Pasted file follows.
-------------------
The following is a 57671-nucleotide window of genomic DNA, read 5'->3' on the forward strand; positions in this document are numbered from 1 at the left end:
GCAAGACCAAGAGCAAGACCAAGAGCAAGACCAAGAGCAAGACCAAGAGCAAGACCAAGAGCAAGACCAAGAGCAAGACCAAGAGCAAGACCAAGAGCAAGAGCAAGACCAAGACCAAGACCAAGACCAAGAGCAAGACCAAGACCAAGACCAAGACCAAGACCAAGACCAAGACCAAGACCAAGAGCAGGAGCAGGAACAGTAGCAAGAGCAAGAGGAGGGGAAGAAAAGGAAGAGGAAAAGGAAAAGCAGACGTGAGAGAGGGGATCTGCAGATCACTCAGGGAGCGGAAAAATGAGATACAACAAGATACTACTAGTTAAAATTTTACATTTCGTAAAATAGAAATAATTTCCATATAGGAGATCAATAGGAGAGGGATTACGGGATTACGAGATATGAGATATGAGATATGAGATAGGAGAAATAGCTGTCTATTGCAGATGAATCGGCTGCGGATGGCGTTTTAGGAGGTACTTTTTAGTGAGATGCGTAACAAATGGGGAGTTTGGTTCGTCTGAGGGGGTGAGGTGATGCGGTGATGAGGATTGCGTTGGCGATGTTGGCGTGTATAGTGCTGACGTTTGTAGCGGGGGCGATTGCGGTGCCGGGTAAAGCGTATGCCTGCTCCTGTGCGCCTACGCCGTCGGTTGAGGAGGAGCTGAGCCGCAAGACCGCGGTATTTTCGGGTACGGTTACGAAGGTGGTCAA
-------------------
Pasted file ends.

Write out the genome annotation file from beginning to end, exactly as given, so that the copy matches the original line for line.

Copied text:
The following is a 57671-nucleotide window of genomic DNA, read 5'->3' on the forward strand; positions in this document are numbered from 1 at the left end:
GCAAGACCAAGAGCAAGACCAAGAGCAAGACCAAGAGCAAGACCAAGAGCAAGACCAAGAGCAAGACCAAGAGCAAGACCAAGAGCAAGACCAAGAGCAAGAGCAAGACCAAGACCAAGACCAAGACCAAGAGCAAGACCAAGACCAAGACCAAGACCAAGACCAAGACCAAGACCAAGACCAAGAGCAGGAGCAGGAACAGTAGCAAGAGCAAGAGGAGGGGAAGAAAAGGAAGAGGAAAAGGAAAAGCAGACGTGAGAGAGGGGATCTGCAGATCACTCAGGGAGCGGAAAAATGAGATACAACAAGATACTACTAGTTAAAATTTTACATTTCGTAAAATAGAAATAATTTCCATATAGGAGATCAATAGGAGAGGGATTACGGGATTACGAGATATGAGATATGAGATATGAGATAGGAGAAATAGCTGTCTATTGCAGATGAATCGGCTGCGGATGGCGTTTTAGGAGGTACTTTTTAGTGAGATGCGTAACAAATGGGGAGTTTGGTTCGTCTGAGGGGGTGAGGTGATGCGGTGATGAGGATTGCGTTGGCGATGTTGGCGTGTATAGTGCTGACGTTTGTAGCGGGGGCGATTGCGGTGCCGGGTAAAGCGTATGCCTGCTCCTGTGCGCCTACGCCGTCGGTTGAGGAGGAGCTGAGCCGCAAGACCGCGGTATTTTCGGGTACGGTTACGAAGGTGGTCAA